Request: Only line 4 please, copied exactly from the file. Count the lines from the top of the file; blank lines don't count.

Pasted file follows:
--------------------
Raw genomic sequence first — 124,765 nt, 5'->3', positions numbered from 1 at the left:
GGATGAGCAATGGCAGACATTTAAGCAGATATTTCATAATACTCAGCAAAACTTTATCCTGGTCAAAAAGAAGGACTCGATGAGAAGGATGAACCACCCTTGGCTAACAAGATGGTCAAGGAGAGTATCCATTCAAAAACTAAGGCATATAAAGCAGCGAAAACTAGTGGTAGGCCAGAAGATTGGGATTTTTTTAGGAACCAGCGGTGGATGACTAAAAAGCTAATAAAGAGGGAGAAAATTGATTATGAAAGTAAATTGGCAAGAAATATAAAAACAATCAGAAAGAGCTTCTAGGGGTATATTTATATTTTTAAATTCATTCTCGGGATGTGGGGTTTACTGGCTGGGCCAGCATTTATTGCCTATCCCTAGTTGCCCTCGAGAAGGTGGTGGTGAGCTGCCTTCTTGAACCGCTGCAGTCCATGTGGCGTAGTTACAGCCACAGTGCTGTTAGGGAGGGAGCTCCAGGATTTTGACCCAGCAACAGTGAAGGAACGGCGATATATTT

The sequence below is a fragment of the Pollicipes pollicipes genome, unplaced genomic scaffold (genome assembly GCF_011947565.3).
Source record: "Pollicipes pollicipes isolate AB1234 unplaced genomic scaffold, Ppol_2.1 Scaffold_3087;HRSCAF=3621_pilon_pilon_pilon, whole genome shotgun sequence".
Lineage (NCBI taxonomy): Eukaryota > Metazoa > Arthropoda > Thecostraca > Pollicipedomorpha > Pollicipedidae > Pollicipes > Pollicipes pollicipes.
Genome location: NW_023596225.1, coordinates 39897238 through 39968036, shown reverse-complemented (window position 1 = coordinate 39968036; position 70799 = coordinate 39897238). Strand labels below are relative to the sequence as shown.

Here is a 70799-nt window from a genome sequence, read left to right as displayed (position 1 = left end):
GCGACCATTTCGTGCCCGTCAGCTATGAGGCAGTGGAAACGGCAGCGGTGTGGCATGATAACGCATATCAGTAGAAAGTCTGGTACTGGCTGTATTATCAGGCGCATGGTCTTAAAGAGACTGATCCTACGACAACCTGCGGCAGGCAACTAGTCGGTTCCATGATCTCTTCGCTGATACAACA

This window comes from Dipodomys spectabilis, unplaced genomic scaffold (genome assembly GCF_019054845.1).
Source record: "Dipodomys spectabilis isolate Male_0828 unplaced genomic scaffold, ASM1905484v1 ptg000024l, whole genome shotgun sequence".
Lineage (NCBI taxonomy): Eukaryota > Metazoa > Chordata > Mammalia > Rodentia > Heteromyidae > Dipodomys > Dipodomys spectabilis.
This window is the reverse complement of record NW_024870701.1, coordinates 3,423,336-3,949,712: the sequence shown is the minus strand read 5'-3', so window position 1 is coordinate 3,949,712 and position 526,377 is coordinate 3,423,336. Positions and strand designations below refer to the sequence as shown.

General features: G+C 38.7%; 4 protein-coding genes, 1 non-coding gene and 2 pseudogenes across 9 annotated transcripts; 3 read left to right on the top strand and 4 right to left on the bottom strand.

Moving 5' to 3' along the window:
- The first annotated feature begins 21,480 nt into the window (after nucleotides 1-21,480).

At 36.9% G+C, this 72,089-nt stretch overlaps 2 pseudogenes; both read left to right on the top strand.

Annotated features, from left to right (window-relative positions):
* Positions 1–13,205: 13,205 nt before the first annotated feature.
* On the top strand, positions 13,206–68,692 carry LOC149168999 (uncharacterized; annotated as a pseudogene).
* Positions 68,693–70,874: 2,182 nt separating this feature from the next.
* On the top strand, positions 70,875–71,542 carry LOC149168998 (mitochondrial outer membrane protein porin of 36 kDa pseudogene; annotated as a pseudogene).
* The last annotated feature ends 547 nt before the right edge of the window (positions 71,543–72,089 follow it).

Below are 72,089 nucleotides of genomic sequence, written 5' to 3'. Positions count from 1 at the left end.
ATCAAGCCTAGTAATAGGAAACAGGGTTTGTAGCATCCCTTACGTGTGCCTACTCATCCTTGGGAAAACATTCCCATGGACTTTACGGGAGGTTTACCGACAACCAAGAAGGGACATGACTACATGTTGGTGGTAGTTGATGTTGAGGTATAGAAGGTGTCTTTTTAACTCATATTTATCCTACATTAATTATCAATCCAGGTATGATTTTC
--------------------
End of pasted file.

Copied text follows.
Source record: "Pollicipes pollicipes isolate AB1234 unplaced genomic scaffold, Ppol_2.1 Scaffold_3087;HRSCAF=3621_pilon_pilon_pilon, whole genome shotgun sequence".